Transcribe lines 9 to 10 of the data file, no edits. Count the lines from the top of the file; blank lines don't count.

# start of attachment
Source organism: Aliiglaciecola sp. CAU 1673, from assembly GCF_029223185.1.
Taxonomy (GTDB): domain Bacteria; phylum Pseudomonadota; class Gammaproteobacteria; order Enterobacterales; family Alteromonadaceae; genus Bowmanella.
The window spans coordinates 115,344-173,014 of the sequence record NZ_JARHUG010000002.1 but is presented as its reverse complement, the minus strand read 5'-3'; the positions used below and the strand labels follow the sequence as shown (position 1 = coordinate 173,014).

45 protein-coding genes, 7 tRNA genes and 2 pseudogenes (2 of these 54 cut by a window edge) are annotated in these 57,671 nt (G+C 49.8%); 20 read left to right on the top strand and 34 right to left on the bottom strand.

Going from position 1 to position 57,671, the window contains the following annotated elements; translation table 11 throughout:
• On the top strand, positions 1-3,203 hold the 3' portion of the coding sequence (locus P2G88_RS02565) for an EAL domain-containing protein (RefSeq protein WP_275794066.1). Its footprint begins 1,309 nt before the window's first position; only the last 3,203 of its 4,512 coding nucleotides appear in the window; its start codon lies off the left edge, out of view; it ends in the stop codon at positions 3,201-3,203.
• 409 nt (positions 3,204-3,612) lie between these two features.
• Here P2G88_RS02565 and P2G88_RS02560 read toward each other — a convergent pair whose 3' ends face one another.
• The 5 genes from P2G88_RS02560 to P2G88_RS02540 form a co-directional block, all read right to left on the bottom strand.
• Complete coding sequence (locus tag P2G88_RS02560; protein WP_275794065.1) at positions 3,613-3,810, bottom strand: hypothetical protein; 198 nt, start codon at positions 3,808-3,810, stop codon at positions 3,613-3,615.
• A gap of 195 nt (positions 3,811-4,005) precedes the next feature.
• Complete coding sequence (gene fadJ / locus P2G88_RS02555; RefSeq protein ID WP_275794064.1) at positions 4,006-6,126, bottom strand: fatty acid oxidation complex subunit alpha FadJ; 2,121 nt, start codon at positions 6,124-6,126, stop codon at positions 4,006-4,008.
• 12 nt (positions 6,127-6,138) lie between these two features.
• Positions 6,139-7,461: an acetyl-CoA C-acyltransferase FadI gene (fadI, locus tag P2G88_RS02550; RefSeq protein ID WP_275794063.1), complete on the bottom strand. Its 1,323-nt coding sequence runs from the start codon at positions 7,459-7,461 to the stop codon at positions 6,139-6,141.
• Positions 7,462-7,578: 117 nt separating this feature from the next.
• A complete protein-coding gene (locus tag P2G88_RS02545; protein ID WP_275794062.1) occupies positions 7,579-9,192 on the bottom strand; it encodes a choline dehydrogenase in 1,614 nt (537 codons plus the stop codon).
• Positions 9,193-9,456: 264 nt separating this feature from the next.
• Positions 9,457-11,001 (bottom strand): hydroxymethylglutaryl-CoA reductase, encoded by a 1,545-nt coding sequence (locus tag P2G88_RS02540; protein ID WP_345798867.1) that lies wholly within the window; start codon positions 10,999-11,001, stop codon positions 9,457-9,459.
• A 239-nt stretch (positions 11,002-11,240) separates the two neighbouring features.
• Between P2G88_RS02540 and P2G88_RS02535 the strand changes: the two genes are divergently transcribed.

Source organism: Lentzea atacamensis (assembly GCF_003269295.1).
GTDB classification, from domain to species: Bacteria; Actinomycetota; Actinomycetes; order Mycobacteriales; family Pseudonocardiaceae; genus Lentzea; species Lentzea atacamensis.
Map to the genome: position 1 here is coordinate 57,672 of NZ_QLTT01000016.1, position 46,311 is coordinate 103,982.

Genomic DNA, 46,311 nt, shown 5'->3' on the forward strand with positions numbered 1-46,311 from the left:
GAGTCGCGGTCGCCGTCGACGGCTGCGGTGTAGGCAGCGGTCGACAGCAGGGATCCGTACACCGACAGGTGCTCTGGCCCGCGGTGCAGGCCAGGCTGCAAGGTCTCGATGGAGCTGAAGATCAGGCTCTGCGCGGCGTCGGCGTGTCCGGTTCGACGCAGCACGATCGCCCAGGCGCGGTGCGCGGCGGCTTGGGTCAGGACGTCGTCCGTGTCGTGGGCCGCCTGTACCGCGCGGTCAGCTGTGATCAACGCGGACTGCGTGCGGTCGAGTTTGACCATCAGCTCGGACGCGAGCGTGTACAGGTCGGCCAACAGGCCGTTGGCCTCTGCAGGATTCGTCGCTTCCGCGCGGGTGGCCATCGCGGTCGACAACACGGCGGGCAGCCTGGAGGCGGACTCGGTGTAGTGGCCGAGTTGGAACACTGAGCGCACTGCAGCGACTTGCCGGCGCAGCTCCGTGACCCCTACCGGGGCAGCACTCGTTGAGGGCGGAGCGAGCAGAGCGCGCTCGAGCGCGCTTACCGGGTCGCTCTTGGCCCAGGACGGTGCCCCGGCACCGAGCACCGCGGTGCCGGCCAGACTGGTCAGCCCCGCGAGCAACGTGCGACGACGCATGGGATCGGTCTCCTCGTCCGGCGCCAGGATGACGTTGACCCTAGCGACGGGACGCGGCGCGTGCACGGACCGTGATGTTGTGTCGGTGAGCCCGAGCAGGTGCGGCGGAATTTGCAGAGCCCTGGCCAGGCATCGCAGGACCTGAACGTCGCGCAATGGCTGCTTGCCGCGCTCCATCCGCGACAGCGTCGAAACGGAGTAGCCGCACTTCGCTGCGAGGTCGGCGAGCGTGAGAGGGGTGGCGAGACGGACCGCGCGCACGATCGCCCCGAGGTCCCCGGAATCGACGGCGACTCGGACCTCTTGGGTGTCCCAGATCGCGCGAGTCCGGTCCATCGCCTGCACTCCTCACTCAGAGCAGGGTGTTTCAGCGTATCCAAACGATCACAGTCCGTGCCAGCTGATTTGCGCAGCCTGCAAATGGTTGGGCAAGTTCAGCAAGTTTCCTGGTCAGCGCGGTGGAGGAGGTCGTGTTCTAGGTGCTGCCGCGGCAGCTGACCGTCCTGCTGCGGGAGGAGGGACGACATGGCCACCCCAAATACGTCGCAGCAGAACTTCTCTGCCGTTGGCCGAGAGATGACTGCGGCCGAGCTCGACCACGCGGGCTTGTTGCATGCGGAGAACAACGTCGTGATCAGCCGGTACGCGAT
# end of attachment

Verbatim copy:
• The 5 genes from P2G88_RS02560 to P2G88_RS02540 form a co-directional block, all read right to left on the bottom strand.
• Complete coding sequence (locus tag P2G88_RS02560; protein WP_275794065.1) at positions 3,613-3,810, bottom strand: hypothetical protein; 198 nt, start codon at positions 3,808-3,810, stop codon at positions 3,613-3,615.